The European Maritime Safety Agency has published a guidance document on LNG bunkering

Liquefied Natural Gas (LNG) is an alternative fuel whose use has increased significantly in the maritime sector. It consists of condensed natural gas at a temperature of about -120 and -170°C. The use of LNG instead of oil fuel offers major environmental gains, such as an immediate significant impact on the reduction of Sulphur Oxides emissions, Particulate Matter (PM), and also of Nitrogen Oxides. Natural gas sources are widely available, and the energy density of LNG is comparable to petrol and diesel fuels. These characteristics, together with advancements in ship and fuel tank containment design and engine efficiency made the use of LNG as a fuel for shipping a feasible option. An increasing number of ships have adopted it, with an increasing number of newbuilds at the order book.

Nevertheless, the use of LNG still poses some challenges, in particular with regard to onboard storage and high investment costs. Bunkering infrastructure is still in development and the low flashpoint and cryogenic nature of LNG remain a safety concern. Moreover, it must be taken into account that LNG is mostly composed of Methane, whose impact on climate change is more than 25 times greater than CO2 over a 100-year period. Careful consideration needs to be given to any form of methane release throughout the Well-to-Wake chain of LNG (i.e. over the life cycle of the fuel).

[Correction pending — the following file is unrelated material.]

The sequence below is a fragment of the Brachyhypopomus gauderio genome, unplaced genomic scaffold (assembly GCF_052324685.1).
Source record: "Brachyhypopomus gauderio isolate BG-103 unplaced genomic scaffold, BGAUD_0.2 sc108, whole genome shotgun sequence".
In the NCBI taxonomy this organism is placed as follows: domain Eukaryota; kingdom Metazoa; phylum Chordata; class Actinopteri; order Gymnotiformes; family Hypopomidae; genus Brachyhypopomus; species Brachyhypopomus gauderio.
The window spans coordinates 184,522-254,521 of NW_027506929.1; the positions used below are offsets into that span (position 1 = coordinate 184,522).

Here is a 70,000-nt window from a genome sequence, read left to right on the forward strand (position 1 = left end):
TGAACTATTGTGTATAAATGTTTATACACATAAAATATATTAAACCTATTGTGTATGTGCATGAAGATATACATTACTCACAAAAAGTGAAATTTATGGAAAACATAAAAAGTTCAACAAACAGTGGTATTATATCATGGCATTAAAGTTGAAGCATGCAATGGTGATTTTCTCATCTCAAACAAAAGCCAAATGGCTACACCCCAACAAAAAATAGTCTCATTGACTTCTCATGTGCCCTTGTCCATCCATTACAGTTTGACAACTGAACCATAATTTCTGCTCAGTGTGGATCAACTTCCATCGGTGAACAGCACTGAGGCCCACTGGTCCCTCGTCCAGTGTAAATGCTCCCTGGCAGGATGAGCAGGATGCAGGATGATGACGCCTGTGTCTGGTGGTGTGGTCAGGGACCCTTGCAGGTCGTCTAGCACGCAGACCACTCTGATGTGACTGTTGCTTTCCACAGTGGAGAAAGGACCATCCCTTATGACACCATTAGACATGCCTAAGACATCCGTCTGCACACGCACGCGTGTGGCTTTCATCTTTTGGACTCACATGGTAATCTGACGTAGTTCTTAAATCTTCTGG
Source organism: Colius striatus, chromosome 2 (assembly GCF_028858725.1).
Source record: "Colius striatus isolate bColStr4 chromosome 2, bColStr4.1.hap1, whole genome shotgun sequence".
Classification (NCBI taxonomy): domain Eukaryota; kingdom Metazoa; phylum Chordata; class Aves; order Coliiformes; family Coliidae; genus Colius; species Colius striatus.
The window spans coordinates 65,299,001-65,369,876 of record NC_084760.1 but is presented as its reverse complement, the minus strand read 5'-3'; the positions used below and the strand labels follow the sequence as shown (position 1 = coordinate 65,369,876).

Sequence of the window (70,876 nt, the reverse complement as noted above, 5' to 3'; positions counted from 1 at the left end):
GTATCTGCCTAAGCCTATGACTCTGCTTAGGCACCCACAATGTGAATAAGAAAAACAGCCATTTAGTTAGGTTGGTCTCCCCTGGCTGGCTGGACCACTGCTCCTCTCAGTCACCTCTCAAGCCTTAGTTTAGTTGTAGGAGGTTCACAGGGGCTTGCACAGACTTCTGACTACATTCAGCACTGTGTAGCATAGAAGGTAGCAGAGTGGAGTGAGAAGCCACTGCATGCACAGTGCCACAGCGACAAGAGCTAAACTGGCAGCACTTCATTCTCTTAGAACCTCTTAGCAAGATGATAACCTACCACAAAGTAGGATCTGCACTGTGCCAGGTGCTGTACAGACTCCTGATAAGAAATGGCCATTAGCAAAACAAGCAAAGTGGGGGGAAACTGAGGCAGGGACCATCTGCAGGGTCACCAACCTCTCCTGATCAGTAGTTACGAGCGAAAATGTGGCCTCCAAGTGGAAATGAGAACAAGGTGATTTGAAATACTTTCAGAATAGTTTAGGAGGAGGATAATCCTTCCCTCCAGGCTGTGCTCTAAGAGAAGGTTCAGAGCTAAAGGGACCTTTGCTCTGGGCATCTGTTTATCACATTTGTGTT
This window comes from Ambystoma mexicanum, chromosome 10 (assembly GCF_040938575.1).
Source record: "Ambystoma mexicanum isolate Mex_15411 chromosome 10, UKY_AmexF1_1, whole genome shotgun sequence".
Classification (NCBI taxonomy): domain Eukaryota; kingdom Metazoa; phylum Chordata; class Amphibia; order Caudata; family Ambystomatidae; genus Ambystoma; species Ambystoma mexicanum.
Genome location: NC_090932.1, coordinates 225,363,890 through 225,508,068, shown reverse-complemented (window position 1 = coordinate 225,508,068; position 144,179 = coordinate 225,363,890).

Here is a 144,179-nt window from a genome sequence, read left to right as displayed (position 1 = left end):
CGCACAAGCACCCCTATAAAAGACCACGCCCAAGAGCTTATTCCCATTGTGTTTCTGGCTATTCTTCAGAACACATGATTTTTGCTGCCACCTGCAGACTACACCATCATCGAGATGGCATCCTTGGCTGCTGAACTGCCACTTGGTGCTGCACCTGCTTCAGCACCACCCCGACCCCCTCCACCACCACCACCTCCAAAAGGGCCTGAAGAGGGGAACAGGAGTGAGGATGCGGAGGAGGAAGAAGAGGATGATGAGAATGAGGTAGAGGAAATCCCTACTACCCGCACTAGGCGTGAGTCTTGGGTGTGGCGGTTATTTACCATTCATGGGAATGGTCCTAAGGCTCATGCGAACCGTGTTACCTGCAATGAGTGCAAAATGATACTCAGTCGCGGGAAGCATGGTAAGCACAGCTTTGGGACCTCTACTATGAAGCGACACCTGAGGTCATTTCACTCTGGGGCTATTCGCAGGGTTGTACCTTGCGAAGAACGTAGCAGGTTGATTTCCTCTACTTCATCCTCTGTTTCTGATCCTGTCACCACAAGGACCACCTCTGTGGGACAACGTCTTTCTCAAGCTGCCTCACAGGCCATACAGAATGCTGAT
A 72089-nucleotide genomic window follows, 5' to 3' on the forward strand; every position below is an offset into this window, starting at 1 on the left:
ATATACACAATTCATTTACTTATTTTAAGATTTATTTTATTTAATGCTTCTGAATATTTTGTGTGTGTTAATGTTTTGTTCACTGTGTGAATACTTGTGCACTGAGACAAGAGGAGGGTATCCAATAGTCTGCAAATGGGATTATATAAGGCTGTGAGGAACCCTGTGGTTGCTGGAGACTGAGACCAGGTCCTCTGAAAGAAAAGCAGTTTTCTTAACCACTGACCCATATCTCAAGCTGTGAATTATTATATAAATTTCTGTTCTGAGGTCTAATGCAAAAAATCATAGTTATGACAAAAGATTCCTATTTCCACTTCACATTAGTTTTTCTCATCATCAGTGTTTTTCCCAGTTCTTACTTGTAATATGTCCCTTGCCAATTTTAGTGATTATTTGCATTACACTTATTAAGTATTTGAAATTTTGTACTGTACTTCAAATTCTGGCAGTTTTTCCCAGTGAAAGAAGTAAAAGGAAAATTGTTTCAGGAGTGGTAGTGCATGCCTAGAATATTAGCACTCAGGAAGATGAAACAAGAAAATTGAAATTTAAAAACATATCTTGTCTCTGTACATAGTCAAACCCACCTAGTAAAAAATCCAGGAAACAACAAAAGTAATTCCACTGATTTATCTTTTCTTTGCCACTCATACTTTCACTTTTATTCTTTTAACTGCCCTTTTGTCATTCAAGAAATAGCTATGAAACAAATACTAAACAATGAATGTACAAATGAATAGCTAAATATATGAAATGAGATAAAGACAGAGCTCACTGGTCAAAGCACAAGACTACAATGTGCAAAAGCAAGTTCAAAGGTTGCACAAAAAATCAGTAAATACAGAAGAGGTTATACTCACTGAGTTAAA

There are various actors involved in promoting LNG as an alternative fuel for the maritime sector and various regulations and guidelines addressing its use. The European Maritime Safety Agency (EMSA) decided to write this guidance document after consulting with different stakeholders, including port authorities, maritime administrations, terminal, gas suppliers and government representatives and with the LNG experts sub-group of the European Sustainable Shipping Forum (ESSF). An online survey allowed all participating ports and other stakeholders to contribute to the document. The result is a document holding an ambivalent “informative” and “guidance” nature, aiming to provide Port Authorities/Administrations with the necessary advice and reference to guide their actions throughout the planning and operational stages of LNG bunkering.

The full EMSA guidance document on LNG Bunkering is available at the following LINK.


Davide Scavuzzo